• Safety Precautions: This is not usually a concern for low-voltage applications, but for high-voltage circuits, especially tube amplifiers, charge can be held for quite a while. Before you open up anything that plugs into the wall, research ‘capacitor discharging’ and approach with caution.
  • Radial vs. Axial: To maximize the real estate on a PCB, you’ll almost always want to use radial leads. If you’re planning on ordering capacitors, get the radial ones. If you order Axial by mistake, it isn’t hard to bend the leads so as to mount them in a radial, upright configuration, so you have more room.
  • Non-Polarized Electrolytics: To make things even more complicated, electrolytics are made in non-polarized versions. However, these are rarely used.


Film Capacitors



Film capacitors are typically available in ranges from picofarads up to 1mfd. They are used in decoupling stages, tone controls and sometimes in power supply filtering. Film capacitors also come in a very wide range of compositions, but you’ll probably find polyester film, metallized polyester film, and propylene to be the most commonly available. Film capacitors are non-polarized, and as such,lack orientation markings. Here are the configurations you’ll find:


  • Axial: There are leads coming out either end of the cap. Typically mounted parallel to the board.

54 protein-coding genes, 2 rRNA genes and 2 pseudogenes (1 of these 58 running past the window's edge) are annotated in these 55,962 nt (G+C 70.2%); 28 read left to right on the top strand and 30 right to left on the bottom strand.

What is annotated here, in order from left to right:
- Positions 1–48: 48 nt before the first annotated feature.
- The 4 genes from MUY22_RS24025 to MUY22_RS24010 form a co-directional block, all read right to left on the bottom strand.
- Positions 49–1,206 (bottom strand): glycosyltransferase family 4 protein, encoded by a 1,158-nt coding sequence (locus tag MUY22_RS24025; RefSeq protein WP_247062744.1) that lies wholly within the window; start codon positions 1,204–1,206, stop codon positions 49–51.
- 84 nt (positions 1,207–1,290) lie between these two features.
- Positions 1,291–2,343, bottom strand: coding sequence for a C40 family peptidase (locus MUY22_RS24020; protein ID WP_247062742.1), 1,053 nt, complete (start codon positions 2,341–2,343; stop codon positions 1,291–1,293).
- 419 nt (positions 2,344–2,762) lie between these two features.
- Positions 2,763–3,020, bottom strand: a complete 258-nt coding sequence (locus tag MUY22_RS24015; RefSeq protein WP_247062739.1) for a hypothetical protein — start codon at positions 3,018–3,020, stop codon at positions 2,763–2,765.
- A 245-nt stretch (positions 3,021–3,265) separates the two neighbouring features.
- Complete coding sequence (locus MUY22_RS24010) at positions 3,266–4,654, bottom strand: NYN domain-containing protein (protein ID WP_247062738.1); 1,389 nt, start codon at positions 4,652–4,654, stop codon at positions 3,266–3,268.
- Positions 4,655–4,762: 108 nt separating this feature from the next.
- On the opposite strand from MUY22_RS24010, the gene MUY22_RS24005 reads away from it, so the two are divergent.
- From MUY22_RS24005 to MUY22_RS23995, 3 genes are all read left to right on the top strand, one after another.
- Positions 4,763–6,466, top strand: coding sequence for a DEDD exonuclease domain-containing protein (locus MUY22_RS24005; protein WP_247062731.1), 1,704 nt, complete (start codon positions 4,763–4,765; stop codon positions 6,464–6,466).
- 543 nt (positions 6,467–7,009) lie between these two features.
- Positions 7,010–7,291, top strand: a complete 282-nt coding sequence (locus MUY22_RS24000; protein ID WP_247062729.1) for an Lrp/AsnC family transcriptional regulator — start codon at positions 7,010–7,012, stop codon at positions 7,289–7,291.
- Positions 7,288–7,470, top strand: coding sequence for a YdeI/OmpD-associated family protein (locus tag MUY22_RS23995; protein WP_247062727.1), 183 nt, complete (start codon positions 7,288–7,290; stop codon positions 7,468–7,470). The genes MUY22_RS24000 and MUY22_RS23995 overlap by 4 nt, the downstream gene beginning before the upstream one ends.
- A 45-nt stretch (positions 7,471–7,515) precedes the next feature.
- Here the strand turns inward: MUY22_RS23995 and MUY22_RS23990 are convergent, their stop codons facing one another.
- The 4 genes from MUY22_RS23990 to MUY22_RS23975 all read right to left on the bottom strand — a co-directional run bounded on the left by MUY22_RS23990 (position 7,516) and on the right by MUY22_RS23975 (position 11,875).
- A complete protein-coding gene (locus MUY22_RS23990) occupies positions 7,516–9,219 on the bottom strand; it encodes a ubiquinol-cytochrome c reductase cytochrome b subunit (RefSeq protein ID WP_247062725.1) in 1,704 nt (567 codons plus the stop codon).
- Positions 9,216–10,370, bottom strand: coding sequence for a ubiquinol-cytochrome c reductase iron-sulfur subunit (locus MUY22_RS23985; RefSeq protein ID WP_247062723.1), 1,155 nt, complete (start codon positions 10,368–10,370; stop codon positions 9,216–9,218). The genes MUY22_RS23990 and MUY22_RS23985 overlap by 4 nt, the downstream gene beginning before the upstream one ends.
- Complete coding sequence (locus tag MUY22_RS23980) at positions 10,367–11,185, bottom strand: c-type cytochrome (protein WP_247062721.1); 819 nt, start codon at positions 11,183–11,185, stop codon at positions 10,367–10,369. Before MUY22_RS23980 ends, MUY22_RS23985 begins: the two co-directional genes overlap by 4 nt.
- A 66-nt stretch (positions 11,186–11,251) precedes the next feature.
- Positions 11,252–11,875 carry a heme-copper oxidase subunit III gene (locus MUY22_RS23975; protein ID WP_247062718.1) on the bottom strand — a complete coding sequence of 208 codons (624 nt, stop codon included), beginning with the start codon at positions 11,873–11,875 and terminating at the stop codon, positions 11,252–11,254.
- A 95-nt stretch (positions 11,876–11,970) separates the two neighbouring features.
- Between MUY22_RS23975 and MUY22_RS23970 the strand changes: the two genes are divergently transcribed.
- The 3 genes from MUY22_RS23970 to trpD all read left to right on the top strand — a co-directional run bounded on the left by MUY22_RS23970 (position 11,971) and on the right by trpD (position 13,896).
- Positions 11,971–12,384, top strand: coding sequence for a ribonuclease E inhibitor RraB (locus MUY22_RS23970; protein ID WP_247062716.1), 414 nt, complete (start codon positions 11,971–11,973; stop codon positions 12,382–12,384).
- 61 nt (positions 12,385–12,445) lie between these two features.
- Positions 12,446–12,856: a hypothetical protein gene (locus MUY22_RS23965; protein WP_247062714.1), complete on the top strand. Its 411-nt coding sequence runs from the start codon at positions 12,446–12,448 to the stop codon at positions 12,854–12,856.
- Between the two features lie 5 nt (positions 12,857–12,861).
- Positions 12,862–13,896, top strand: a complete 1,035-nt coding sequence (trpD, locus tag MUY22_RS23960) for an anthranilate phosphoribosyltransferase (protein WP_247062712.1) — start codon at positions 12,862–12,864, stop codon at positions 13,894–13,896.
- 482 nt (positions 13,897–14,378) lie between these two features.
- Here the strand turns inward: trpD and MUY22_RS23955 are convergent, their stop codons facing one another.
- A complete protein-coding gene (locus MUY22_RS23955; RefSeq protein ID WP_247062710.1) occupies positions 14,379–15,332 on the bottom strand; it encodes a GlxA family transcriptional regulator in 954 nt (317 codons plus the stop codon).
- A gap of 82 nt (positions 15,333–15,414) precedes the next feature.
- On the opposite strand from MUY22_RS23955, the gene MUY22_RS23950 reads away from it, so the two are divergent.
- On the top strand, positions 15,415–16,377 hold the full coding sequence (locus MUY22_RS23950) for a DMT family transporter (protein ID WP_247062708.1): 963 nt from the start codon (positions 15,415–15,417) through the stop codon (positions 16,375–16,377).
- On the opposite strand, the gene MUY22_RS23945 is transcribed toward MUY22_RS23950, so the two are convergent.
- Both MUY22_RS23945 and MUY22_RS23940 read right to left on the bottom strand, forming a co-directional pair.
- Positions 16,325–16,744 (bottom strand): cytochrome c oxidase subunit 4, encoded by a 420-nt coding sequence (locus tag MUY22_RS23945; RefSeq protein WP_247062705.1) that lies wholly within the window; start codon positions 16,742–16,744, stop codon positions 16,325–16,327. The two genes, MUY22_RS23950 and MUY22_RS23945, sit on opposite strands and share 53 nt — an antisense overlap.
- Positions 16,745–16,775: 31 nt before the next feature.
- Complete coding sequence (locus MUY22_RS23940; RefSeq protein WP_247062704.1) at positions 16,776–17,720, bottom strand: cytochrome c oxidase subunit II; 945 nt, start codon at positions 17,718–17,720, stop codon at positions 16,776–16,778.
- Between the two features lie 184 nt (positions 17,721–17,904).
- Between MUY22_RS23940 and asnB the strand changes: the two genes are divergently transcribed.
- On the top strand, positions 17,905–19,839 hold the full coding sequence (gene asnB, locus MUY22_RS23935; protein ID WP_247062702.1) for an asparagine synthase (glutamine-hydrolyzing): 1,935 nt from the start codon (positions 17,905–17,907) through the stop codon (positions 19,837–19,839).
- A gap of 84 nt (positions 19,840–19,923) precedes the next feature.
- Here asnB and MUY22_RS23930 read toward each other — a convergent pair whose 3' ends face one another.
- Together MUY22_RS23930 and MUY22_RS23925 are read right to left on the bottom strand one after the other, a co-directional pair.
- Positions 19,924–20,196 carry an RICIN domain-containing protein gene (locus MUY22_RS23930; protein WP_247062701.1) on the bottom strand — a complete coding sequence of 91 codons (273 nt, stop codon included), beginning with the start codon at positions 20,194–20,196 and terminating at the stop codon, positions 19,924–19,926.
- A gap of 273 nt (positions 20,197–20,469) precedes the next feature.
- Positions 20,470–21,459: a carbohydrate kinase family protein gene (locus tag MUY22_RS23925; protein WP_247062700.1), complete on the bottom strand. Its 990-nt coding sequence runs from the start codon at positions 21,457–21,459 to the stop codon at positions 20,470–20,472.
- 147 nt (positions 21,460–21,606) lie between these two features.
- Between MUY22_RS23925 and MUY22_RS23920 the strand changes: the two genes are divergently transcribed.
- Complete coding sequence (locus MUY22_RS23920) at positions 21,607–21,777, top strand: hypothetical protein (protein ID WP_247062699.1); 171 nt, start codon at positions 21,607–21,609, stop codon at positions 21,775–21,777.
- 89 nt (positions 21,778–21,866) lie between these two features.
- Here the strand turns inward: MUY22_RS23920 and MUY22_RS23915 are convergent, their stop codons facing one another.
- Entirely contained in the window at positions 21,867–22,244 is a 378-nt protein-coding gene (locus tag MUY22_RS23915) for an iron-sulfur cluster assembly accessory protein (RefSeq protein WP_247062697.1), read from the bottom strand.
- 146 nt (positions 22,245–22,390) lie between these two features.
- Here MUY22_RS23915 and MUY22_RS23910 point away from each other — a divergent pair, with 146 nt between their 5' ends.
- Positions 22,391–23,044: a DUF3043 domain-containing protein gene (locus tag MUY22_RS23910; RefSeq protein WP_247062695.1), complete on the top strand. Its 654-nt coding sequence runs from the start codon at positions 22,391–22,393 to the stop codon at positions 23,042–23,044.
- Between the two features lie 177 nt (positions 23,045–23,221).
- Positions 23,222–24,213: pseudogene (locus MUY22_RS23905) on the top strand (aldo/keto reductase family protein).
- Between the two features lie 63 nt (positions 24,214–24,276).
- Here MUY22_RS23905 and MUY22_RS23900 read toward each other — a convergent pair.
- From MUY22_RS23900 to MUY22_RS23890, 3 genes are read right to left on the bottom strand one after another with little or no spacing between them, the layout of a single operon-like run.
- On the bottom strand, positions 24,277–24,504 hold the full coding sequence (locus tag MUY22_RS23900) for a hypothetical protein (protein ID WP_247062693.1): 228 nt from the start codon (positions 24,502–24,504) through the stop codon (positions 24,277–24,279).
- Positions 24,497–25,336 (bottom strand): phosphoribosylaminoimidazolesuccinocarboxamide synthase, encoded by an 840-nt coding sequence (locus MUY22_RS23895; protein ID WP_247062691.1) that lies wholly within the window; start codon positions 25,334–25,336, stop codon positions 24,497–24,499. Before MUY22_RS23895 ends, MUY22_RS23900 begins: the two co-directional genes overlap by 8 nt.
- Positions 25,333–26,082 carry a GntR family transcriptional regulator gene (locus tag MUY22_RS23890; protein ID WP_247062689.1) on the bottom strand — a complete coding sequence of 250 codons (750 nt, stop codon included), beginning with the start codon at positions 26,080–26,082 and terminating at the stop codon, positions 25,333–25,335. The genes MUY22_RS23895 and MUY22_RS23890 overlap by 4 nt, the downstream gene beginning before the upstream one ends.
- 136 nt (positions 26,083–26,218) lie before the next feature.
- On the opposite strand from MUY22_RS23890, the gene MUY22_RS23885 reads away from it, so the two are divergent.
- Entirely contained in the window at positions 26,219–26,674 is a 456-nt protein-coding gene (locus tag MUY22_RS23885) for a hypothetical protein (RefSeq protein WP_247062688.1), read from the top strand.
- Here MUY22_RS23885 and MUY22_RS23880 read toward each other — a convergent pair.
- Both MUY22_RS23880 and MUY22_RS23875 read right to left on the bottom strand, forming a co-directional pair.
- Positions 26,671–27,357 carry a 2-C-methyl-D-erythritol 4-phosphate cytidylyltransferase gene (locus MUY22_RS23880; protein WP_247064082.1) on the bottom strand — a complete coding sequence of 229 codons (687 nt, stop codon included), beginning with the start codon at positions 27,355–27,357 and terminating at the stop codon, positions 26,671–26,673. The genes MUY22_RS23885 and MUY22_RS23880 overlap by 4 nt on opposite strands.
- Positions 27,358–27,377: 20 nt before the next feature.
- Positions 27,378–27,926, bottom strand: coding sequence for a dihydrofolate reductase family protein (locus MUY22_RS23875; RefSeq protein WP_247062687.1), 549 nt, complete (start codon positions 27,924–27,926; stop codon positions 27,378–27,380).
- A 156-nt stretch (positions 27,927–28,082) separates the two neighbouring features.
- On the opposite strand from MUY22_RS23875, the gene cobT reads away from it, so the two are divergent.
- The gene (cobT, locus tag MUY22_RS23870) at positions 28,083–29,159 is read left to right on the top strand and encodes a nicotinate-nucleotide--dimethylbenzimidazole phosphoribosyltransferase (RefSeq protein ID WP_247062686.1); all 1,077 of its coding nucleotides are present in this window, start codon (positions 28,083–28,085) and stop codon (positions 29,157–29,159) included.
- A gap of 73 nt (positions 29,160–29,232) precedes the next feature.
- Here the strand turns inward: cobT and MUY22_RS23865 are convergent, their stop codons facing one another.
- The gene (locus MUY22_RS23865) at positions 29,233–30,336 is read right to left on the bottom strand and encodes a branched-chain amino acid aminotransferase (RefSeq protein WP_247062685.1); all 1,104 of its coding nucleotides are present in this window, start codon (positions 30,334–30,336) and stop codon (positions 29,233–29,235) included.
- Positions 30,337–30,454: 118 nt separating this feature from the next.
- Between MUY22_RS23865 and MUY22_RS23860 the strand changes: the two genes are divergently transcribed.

• Radial: Both leads come out of one end. Typically mounted vertical to the board.
  • Box: Compact and easy to work with. Box-configuration capacitors are slightly more versatile than non-box capacitors.
  • SMD (AKA Surface Mounted Device):Designed to be soldered on the surface of boards. This is useful in high volume applications where pick and place is used.


Ceramic Capacitors

Ceramic capacitors are typically used for lower capacitance jobs. Values are usually in the picofarad to low nanofarad range.

Most people won’t notice an audible difference between the two types in common use, so you’ll have to test it out for yourself to see what you prefer. A good rule of thumb is to remember that from an electrical engineering standpoint, film capacitors are generally preferred over ceramics in audio path applications. Ceramics are non-polarized and usually supplied in the radial lead configuration.


Which Type Should I Choose?

As with all component types, there are pros and cons for each type. In general, the choice of capacitor type will be made for you, either by the author of the schematic you are using, or by the simple factor of capacitance value. In other words, the schematic will specify electrolytic or film by the symbol used. That makes the choice easy.

But what about when a specific type is not specified, only the value is shown? In general, you look at the value specified, and choose the type appropriate for that value. Other factors may influence your choice of capacitor type, especially in audio circuits. So we’ve made sure to include benefits and drawbacks of each type in this article, so you can draw your own conclusions!